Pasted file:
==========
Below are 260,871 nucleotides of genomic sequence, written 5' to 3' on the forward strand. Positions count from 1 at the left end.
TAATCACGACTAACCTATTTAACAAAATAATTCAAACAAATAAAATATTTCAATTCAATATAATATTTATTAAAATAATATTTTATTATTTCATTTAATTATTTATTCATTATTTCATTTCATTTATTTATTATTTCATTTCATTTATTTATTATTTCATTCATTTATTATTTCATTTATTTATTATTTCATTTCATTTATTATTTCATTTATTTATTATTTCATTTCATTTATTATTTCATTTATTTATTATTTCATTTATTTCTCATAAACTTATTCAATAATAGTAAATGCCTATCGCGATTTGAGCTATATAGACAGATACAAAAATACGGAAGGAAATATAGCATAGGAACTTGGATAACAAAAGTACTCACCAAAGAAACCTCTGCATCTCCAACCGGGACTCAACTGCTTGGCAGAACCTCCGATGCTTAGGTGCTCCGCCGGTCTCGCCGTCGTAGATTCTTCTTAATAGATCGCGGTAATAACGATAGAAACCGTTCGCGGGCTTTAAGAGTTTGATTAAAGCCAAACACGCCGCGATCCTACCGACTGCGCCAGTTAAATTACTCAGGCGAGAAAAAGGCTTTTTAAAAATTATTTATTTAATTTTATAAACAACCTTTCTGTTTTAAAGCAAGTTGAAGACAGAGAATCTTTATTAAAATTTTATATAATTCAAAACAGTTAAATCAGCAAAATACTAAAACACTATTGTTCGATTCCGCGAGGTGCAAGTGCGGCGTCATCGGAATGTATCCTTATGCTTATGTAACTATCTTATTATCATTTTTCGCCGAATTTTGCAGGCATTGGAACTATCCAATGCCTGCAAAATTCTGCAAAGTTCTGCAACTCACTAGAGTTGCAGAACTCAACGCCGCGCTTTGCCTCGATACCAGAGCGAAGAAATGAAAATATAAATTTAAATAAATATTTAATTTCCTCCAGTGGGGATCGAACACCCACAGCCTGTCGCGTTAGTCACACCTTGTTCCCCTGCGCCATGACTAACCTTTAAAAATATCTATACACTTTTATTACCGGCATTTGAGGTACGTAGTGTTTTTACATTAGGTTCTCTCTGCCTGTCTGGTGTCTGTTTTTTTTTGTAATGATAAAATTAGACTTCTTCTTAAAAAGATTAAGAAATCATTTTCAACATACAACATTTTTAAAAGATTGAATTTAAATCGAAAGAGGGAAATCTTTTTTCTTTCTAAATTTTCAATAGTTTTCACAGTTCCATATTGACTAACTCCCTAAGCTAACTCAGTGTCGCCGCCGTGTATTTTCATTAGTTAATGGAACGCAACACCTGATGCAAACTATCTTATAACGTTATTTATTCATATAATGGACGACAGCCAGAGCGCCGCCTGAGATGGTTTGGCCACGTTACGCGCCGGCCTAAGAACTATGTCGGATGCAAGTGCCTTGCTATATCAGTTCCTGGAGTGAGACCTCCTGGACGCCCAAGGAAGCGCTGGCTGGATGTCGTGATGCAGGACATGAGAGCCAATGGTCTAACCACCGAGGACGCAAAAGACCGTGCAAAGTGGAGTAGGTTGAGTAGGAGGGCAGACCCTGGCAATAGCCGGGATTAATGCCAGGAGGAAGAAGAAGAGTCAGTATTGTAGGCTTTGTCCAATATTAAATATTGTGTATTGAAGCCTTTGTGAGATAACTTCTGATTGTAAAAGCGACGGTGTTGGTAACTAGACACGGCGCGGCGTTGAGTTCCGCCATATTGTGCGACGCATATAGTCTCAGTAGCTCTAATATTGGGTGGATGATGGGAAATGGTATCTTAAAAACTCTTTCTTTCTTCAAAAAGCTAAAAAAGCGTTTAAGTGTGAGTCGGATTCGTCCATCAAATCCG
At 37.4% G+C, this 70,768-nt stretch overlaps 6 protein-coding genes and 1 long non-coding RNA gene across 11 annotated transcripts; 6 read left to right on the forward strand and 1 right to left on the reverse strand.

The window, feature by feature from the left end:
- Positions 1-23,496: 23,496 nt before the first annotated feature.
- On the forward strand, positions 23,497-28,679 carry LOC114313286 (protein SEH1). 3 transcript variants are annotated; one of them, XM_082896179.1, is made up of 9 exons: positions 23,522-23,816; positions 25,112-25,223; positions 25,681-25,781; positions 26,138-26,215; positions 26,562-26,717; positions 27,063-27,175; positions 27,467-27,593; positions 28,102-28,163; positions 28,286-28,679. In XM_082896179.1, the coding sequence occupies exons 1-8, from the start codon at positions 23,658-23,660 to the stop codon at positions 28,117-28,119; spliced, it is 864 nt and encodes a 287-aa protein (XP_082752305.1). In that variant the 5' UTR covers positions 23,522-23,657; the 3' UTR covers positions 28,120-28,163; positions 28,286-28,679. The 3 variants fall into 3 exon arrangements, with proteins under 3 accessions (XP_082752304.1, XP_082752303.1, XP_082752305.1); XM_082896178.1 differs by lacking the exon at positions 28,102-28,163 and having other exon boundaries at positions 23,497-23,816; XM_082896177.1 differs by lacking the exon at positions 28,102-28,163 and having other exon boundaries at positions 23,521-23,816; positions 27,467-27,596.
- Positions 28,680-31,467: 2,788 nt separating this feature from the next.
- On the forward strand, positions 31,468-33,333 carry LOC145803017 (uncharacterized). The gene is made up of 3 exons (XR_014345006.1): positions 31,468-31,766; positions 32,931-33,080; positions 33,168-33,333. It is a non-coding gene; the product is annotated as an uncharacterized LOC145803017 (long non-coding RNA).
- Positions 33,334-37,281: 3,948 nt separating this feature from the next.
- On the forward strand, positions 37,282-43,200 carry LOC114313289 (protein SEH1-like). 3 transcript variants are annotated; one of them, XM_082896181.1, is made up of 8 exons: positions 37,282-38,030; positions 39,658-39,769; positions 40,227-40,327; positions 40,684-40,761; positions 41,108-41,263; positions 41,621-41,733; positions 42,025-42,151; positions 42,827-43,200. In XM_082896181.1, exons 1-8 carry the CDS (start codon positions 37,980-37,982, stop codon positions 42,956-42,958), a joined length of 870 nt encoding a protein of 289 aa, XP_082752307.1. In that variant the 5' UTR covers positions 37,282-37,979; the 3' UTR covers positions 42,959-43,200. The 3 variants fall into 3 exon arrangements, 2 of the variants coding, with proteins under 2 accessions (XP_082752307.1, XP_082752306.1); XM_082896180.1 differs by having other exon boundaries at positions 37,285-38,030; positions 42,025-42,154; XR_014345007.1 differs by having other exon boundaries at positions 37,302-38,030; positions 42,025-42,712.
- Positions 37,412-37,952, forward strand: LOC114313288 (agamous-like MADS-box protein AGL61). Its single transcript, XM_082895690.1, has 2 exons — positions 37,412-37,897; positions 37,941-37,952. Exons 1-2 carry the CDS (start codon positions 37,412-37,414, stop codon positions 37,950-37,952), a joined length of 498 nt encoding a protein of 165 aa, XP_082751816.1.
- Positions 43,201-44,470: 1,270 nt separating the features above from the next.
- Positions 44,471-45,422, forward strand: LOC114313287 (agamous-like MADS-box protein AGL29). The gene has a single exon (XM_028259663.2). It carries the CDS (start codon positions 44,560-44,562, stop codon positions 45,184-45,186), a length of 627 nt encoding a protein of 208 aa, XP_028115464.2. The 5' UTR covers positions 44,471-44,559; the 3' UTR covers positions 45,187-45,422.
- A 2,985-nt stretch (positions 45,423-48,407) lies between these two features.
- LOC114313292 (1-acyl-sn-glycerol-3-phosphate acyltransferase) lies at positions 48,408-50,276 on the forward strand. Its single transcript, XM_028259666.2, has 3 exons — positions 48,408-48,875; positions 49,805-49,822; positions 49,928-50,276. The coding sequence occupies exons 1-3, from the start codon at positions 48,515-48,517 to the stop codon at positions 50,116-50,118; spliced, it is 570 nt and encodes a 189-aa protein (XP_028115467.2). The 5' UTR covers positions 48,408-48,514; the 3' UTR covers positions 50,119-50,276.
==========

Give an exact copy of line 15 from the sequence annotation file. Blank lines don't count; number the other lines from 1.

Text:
- LOC114313292 (1-acyl-sn-glycerol-3-phosphate acyltransferase) lies at positions 48,408-50,276 on the forward strand. Its single transcript, XM_028259666.2, has 3 exons — positions 48,408-48,875; positions 49,805-49,822; positions 49,928-50,276. The coding sequence occupies exons 1-3, from the start codon at positions 48,515-48,517 to the stop codon at positions 50,116-50,118; spliced, it is 570 nt and encodes a 189-aa protein (XP_028115467.2). The 5' UTR covers positions 48,408-48,514; the 3' UTR covers positions 50,119-50,276.